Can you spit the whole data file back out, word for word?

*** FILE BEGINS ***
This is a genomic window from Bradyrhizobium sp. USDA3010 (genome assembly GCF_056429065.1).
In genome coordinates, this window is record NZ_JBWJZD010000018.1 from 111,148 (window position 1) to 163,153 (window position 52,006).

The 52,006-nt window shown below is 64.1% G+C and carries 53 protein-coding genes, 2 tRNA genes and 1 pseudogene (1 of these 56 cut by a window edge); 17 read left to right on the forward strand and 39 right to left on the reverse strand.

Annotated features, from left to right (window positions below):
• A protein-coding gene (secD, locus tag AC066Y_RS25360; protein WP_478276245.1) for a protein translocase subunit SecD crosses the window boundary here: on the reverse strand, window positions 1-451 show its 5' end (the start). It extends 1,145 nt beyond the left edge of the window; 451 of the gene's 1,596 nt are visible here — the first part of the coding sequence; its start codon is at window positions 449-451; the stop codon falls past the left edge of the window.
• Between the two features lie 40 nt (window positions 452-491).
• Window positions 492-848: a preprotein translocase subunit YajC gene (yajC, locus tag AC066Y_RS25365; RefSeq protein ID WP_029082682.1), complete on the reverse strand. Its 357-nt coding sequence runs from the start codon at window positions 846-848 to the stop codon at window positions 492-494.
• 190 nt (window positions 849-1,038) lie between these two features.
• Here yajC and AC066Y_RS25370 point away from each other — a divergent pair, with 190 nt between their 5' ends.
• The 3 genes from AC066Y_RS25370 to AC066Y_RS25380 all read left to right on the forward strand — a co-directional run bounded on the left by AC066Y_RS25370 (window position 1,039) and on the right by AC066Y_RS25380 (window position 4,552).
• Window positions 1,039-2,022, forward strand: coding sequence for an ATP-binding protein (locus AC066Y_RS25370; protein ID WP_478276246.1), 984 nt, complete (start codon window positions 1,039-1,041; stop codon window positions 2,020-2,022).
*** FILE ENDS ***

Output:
This is a genomic window from Bradyrhizobium sp. USDA3010 (genome assembly GCF_056429065.1).
In genome coordinates, this window is record NZ_JBWJZD010000018.1 from 111,148 (window position 1) to 163,153 (window position 52,006).

The 52,006-nt window shown below is 64.1% G+C and carries 53 protein-coding genes, 2 tRNA genes and 1 pseudogene (1 of these 56 cut by a window edge); 17 read left to right on the forward strand and 39 right to left on the reverse strand.

Annotated features, from left to right (window positions below):
• A protein-coding gene (secD, locus tag AC066Y_RS25360; protein WP_478276245.1) for a protein translocase subunit SecD crosses the window boundary here: on the reverse strand, window positions 1-451 show its 5' end (the start). It extends 1,145 nt beyond the left edge of the window; 451 of the gene's 1,596 nt are visible here — the first part of the coding sequence; its start codon is at window positions 449-451; the stop codon falls past the left edge of the window.
• Between the two features lie 40 nt (window positions 452-491).
• Window positions 492-848: a preprotein translocase subunit YajC gene (yajC, locus tag AC066Y_RS25365; RefSeq protein ID WP_029082682.1), complete on the reverse strand. Its 357-nt coding sequence runs from the start codon at window positions 846-848 to the stop codon at window positions 492-494.
• 190 nt (window positions 849-1,038) lie between these two features.
• Here yajC and AC066Y_RS25370 point away from each other — a divergent pair, with 190 nt between their 5' ends.
• The 3 genes from AC066Y_RS25370 to AC066Y_RS25380 all read left to right on the forward strand — a co-directional run bounded on the left by AC066Y_RS25370 (window position 1,039) and on the right by AC066Y_RS25380 (window position 4,552).
• Window positions 1,039-2,022, forward strand: coding sequence for an ATP-binding protein (locus AC066Y_RS25370; protein ID WP_478276246.1), 984 nt, complete (start codon window positions 1,039-1,041; stop codon window positions 2,020-2,022).